Gordon pointed out that the Comelec should ensure the PWDs' participation in the electoral process since the country is a main sponsor of resolution 56/115 on the "Implementation of the World Programme of Action Concerning Disabled Persons: Towards a society for all in the 21st Century."

Furthermore, he cited that the Accessibility Law, or Batasang Pambansa No. 844, was passed to increase the mobility and access of a group of disabled persons to public offices.

Gordon also cited Republic Act No.7277, also known as "An Act Providing for the Rehabilitation, Self-Development, and Self-Reliance of Disabled Persons and Their Integration into the mainstream of Society and for Other Purposes," passed in 1995.

Tuesday, April 07, 2009

Use 'good skills' to improve your lives, Gordon urges urban poor

The urban poor must use "good skills" instead of depending on dole-outs from the government to improve their lives and uplift their dignity, Independent Senator Richard J. Gordon today urged.

Gordon made the call at the graduation rites of the livelihood training under the Bigay-Buhay Para Sa Bagumbayan Program of the Simulaing Gabay sa Entrepinay (SIGE) Foundation.

"Ang kamay na nasasanay sa pagtanggap ay mas mababa sa kamay na nag-aabot. Pati ang inyong katauhan ay bababa, ang inyong values ay mawawala, ang inyong ambisyon ay mawawala," he said.

"Kaya ngayong araw na ito, nagkaroon kayo ng good skills na matuto na gamitin ang utak at mga kamay at lumikha ng mga produkto. Huwag niyong mamatahin yan," he added.

Gordon was invited as guest of honor and speaker at the graduation held at the Batasan National High School , Covered court in Barangay Batasan Hills, Quezon City .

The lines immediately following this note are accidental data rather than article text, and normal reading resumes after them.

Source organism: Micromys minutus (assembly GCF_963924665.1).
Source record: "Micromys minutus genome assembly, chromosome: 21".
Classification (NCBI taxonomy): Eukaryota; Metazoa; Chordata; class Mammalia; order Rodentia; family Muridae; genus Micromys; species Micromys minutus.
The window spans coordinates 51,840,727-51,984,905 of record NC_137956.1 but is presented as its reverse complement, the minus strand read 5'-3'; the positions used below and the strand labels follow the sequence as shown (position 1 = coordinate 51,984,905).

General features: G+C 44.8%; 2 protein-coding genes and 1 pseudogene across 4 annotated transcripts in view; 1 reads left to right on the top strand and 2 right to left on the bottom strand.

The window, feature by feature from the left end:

The Bigay-Buhay programs aims to train women from various cities, provinces and municipalities nationwide on various livelihood technologies in an effort to provide alternative employment to combat the effect of the global financial crisis.

After the training, the participants will go to various barangays to hold seminars on livelihood programs, such as Chinese dimsum making, meat processing, home bakeshop, balloon making, and candy making.

Gordon, who filed Senate Bill 2402, also known as the Health and Education Acceleration Program (HEAP), stressed the importance of education and hard work in attaining a better life.

"Ang unang gagawin kapag may pera, pag-aralin ang mga anak.. Kahit magsimula sa maliit, basta may pagsisikap kayang umangat," he said.

Gordon filed the HEAP bill in a bid to address the need to beef up the country's public educational and health care systems, such as the shortage of classrooms, totaling to 57 million nationwide.

'Text-for-Change' bill to address health woes among pupils

The problem of undernourishment among 16% of pupils in public schools could be solved with the approval of a proposed "text-for-change" measure, Independent Senator Richard J. Gordon said today.

Gordon said that the Department of Education's (DepEd) current programs to address malnutrition in grade school pupils can be strengthened, lengthened and made available to more students if more funds are allocated for that purpose.

"Millions of school children are afflicted with preventable and treatable but potentially fatal diseases, making most of them miss out on school days. Worse is that many of them do not eat enough of the right food they need," he said.